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Van Rompuy[edit]

Van Rompuy is not a 'notable haijin', only a famous politician. But for that fact, no serious haiku writer would even have heard of him. — Preceding unsigned comment added by (talk) 19:25, 10 June 2018 (UTC)

Call a syllable a syllable[edit]

the article currently opens like this: "haiku is a form of Japanese poetry, consisting of 17 moras (or on)". Note that neither "mora" nor "on" are English words, they are Japanese words for which the English is "syllable." I understand that haiku originated in Japan, but this is being needlessly esoteric. The vast majority of people reading that sentence will have no idea what it means. I'd like to point out that here on the talk page, everyone uses the word "syllables", not mora or on. In the interests of consistency and clarity, the opening line of the article should do the same. Callivert (talk) 08:34, 16 October 2009 (UTC)

Mora is an English word. Please read beyond the lead paragraph to the section 'Syllables or "on" in haiku', where the distinction between syllables and morae is fully explained. It is a common misapprehension that haiku contain 17 syllables. --Yumegusa (talk) 08:09, 17 October 2009 (UTC)
I wonder whether that misapprehesion should be addressed in the intro. It seems a bit negative to be talking about what a haiku is not in the intro, but the misapprehension is very common indeed. Tesspub (talk) 17:48, 26 April 2010 (UTC)
Now done Tesspub (talk) 08:49, 28 April 2010 (UTC)

There is no distinction. The ending "n" literally is a syllable. Always. Same for an elongated vowel. In fact, Tokyo in Japanese is literally spelled out as To-u-kyo-o (the author here is wrong in spelling it To-o-kyo-o and needs to go back to a Japanese Elementary school where they teach this every day). The u and o are literally syllables and characters of their own. The explanation itself is riddled with errors. When you sing a Japanese song, these are all clearly enunciated as separate syllables. And yeah "kyo" is one syllable. Even English sometimes pronounces it as one syllable! That argument doesn't prove anything, and the author even contradicts himself here. This entire explanation is completely insufficient and irrelevant, written for someone's own personal gratification. —Preceding unsigned comment added by (talk) 19:40, 24 June 2010 (UTC)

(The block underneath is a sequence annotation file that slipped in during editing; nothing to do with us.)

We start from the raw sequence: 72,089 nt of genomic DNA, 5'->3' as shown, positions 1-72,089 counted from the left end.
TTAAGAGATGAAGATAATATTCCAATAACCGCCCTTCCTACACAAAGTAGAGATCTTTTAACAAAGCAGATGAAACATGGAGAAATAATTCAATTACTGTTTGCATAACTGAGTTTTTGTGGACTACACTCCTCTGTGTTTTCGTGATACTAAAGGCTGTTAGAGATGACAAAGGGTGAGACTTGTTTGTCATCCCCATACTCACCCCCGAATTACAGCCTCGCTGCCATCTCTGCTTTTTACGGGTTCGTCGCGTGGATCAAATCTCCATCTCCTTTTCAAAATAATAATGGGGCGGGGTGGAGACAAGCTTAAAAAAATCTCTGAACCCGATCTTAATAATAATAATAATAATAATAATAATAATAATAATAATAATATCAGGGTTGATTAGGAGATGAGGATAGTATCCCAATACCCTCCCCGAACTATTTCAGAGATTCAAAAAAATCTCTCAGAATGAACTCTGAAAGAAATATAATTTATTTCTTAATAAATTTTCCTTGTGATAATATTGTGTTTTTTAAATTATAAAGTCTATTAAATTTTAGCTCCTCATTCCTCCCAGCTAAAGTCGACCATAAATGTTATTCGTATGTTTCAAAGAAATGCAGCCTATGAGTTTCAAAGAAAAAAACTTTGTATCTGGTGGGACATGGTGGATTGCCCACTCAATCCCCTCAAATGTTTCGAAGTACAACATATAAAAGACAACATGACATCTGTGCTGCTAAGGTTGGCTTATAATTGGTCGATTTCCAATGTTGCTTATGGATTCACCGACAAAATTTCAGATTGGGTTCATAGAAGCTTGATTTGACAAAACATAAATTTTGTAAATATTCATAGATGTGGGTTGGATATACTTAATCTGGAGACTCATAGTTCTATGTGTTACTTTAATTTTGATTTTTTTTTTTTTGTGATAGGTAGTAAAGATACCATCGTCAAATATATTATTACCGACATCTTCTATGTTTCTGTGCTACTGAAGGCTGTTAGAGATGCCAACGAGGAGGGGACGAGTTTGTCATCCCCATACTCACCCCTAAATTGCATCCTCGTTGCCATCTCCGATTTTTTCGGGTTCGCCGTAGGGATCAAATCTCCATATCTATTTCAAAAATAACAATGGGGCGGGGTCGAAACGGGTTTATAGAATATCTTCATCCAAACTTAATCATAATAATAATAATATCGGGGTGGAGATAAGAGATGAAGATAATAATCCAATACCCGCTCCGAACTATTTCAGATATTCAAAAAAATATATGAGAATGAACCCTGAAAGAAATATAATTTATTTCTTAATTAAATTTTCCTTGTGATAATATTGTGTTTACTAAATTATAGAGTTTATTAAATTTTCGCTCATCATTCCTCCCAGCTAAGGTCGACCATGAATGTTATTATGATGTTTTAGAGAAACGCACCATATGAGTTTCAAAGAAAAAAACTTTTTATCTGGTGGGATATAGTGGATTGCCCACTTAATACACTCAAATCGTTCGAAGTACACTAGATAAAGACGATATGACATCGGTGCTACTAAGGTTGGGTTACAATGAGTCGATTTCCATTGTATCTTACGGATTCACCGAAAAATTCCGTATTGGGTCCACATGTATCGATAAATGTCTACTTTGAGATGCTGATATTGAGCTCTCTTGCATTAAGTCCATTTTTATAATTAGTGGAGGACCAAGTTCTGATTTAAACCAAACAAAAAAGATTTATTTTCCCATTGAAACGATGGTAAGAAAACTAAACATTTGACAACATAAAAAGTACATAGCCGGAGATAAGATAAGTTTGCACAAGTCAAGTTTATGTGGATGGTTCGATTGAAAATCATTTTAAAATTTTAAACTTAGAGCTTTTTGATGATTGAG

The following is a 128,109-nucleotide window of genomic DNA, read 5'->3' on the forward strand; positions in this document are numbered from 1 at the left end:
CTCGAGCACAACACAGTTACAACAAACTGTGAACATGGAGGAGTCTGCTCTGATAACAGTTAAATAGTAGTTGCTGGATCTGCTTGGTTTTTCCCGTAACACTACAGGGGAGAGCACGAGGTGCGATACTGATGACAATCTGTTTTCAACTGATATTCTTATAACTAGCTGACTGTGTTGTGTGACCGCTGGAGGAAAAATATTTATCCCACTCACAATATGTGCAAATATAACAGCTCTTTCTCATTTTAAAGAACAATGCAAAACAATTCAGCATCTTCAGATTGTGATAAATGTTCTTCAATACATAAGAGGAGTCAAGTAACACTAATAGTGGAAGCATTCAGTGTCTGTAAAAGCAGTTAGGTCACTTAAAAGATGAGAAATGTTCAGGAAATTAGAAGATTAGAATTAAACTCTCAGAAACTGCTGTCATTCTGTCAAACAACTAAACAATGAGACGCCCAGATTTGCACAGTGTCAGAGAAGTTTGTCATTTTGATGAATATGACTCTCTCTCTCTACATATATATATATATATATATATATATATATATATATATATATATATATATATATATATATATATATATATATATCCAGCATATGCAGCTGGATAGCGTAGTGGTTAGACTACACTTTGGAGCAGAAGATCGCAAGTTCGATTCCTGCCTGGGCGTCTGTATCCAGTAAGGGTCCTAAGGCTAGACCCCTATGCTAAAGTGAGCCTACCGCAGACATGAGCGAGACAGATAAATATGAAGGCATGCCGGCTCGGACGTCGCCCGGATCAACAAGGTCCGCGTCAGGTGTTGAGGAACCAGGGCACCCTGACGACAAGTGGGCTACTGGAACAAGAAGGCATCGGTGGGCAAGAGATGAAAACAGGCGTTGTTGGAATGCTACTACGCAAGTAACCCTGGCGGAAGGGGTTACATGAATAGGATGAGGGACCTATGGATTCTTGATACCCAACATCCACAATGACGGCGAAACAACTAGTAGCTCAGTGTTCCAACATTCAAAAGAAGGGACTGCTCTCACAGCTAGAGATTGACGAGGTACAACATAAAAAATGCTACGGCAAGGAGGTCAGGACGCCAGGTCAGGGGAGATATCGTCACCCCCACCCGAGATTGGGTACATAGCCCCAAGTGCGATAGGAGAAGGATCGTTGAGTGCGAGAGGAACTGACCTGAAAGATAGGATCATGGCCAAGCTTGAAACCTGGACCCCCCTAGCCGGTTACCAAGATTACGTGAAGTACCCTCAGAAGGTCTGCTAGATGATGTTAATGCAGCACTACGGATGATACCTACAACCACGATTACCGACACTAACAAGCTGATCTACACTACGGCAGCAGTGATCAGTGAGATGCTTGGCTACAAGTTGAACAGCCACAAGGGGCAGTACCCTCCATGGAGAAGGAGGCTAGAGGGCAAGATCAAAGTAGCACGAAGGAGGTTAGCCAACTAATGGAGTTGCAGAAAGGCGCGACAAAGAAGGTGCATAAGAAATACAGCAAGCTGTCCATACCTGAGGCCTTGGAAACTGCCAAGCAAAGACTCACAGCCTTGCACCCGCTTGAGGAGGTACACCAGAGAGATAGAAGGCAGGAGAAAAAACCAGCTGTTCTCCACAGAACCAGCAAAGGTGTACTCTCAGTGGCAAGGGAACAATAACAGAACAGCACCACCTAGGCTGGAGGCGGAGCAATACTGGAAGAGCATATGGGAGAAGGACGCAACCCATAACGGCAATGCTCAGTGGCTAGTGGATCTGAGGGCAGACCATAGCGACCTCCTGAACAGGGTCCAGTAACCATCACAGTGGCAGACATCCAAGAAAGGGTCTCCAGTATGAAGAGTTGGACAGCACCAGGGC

I agree to some extent on the issue of syllables, but the anonymous editor's explanation is wrong. In the example of 東京, the best English representation of that word's syllables would be toukyou. In hiragana it is written とうきょう toukyou not とおきょお tookyoo, and the distinction is important because certain long "o" sounds are written with "O"s instead of "U"s. Exploding Boy (talk) 19:49, 24 June 2010 (UTC)
Leaving aside the anonymous author's personal attack (which is at least partly on me), (s)he illustrates the problem. This section is about the perception of sounds, which are quite different for listeners educated solely in English and those educated as children in Japanese. As for saying there is no difference between syllables and morae, there is extensive literature to contradict that (some of it quoted here) and there is the evidence of our own ears. Tesspub (talk) 08:49, 22 July 2010 (UTC)

While a mora is not exactly synonmous with a syllable, to define the haiku entirely in terms of mora is being pedantic and inclined to obscurantism. The word is very rare and the explanation of it in its own page is highly technical. This article is for ENGLISH readers, and for a general public at that, and editors should keep that in the forefronts of their minds when they write or edit. It is recommended Wikipedia policy to present a general summary of the article in the opening sentences. Too often, writers take this to mean that all the minutiae of the theme has to telegraphed there, and that any small concession to general usage must be avoided at all cost. As a result, the reader is discouraged from perusing what remains. I have added a parenthetical phrase, to wit (loosely speaking: syllables) to shed a little light. The mora is not quite a syllable, but it is very close to the meaning of it. To avoid the well-understood word "syllable" entirely is to be a hopeless purist. The Japanese Haiku, its forms and the constituents of its structure, may well have no exact English equivalents, but it is the task of those trying to explain the creations of one culture to a different one (sometimes a very different one) to express the concepts of the first in ways that can be readily accessed by interested parties of the second. That is the often frustrating task of an interpreter, but a good one straddles both cultures, and works accordingly. Myles325a (talk) 08:51, 16 September 2010 (UTC)